Mini-Documentary on Redevelopment in California

California Redevelopment Agencies Abused Their Powers & Should Never Return



The California legislature recently dissolved the state’s redevelopment agencies, notoriously the nation’s worst abusers of eminent domain—when the government condemns perfectly fine properties not for public use, but for private development. California should stand firm in its decision to eliminate these rogue agencies, which have siphoned billions in taxpayer dollars away from schools and local infrastructure, and destroyed lives for ill-conceived projects, that often never meet expectations or even come to fruition. Watch this video to learn more about redevelopment in the Golden State.

Join the Castle Coalition to help make sure eminent domain abuse is never resurrected in California!

Eminent Domain On Hold in Willets Point

For the past several years, Mayor Bloomberg has targeted businesses he doesn’t like in the Willet’s Point area of Queens for demolition.  Although he prioritized transferring these businesses to a private developer for the purpose of “redevelopment,” the mayor is still having trouble finding a developer willing to take on his grandiose vision.

Related Cos., the most recent mega-developer to commit to replacing the auto-repair businesses in Willet’s Point with swankier development, has now rejected the mayor’s $3 billion plan to build 5,000 apartments and 680,000 square feet of retail and hotel space, calling it financially impractical.

Business owners in Willet’s Point were told on May 2 that the city has dropped its plans to seize the properties using eminent domain.  The City Council will now need to go through the lengthy process of reviewing and approving new plans—a process that could take years.  Unfortunately for business owners, those years will continue to be fraught with threats of eminent domain, since the city refuses to take this abusive power off the table.  But for the time being, these business owners have a break.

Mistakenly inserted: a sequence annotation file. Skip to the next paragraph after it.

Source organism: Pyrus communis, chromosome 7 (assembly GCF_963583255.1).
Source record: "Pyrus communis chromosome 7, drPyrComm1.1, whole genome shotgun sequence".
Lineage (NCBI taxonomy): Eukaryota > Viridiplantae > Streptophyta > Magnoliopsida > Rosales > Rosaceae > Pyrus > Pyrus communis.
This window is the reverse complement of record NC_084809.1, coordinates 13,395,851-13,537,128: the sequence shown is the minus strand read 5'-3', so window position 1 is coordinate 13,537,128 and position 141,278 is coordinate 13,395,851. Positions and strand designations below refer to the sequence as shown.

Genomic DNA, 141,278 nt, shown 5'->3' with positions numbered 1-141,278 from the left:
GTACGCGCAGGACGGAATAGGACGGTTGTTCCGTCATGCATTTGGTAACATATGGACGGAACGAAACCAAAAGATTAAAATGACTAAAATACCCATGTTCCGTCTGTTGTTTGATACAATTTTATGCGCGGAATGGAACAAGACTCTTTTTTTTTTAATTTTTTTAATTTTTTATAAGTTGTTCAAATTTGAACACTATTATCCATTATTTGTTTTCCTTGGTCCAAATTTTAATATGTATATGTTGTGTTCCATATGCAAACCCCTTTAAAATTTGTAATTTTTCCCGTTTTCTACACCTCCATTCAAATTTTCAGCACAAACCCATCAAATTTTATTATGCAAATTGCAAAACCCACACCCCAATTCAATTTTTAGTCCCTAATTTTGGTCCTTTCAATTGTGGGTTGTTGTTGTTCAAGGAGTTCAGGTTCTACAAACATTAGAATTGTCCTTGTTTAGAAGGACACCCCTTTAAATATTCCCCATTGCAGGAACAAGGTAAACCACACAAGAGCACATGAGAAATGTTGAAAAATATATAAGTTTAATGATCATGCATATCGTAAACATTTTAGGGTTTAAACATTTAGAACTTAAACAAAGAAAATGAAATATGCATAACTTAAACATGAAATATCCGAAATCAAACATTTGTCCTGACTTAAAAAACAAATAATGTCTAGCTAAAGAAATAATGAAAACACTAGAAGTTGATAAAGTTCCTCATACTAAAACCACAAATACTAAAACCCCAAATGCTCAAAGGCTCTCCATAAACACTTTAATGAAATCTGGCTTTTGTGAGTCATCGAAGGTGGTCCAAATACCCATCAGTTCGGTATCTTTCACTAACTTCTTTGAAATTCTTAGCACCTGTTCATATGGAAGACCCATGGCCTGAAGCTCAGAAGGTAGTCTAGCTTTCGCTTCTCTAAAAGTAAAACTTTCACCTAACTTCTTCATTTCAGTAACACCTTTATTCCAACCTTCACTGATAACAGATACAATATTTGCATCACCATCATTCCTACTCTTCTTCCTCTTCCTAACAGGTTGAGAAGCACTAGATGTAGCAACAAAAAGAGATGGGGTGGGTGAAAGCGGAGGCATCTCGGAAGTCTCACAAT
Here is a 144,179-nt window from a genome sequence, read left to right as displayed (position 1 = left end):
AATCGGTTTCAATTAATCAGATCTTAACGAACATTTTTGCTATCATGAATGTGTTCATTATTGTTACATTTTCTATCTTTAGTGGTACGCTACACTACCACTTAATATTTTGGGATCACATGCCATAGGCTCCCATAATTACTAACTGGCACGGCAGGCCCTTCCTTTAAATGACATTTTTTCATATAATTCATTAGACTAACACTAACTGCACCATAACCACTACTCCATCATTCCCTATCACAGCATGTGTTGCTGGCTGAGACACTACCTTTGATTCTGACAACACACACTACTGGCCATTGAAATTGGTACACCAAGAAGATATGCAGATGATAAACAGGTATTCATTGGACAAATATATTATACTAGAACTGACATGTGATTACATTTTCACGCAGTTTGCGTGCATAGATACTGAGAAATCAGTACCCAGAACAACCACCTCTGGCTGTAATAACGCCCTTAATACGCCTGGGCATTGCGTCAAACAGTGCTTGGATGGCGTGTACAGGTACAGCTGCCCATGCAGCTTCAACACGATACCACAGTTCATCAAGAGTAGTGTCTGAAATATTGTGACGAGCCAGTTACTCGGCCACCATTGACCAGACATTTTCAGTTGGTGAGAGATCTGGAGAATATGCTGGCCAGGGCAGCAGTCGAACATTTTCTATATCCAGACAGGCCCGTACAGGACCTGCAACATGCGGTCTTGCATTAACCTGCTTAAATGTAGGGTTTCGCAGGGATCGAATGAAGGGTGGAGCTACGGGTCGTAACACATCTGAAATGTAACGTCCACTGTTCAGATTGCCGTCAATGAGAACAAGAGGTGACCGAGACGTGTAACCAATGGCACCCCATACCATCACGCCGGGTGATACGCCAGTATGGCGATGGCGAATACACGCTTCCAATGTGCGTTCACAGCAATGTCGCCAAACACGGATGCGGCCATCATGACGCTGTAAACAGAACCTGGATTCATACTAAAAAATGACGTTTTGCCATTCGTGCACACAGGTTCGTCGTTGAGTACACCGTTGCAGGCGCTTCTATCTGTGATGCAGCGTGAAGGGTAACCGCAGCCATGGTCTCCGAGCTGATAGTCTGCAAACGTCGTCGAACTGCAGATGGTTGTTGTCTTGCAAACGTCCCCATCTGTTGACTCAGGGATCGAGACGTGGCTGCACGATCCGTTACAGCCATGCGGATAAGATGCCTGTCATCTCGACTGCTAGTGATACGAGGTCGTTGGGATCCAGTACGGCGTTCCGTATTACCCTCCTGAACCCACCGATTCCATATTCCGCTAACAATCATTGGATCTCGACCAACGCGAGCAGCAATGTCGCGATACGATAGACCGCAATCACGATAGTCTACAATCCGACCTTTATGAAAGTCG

Bittersweet Victory for Mount Holly Homeowners

By Caralynn Reddig

Homeowners that remain in the Gardens neighborhood of Mount Holly, N.J., were given a bittersweet victory on April 9, 2012. For almost a decade, politicians have been bulldozing rowhomes in the Gardens, systematically destroying a community of minority and elderly folks. The township had been planning to then give the properties to Keating, a developer that promised to build luxury apartments and townhomes much too expensive for the evicted Gardens residents. Watch our video, Scorched Earth: Eminent Domain Abuse in the Gardens of Mount Holly.

Leona Wright, Nancy Lopez, Santos Cruz, and other property owners had filed a lawsuit to keep the homes they rightfully own. But now, the township has stated they have run out of money. They have incurred “$18 million in debt for a project yet to be built.” Township Manager Kathleen Hoffman said she would no longer authorize litigation and sent a “cease and desist” order to everyone involved with the project.

Leona, who moved into her rowhome when her son was in 3rd grade, about 36 years ago, has fond memories of the Gardens community as it once was. So does Nancy Lopez, who also raised her children in the Gardens. Moving to New Jersey from New York, she has spent the past 24 years there. Santos Cruz has owned his home for 19 years, and enjoyed being part of a safe community that he believed to be perfect for raising his children.

Over the years, the township seized the homes of residents who had no interested in selling and bulldozed the neighborhood piece-by-piece, often disregarding damage they caused to homes still occupied by residents. Just three days before Christmas that same year, homeowners like Leona received a letter declaring they would have until January 15 to accept the township’s purchase offer or their homes would be seized using eminent domain.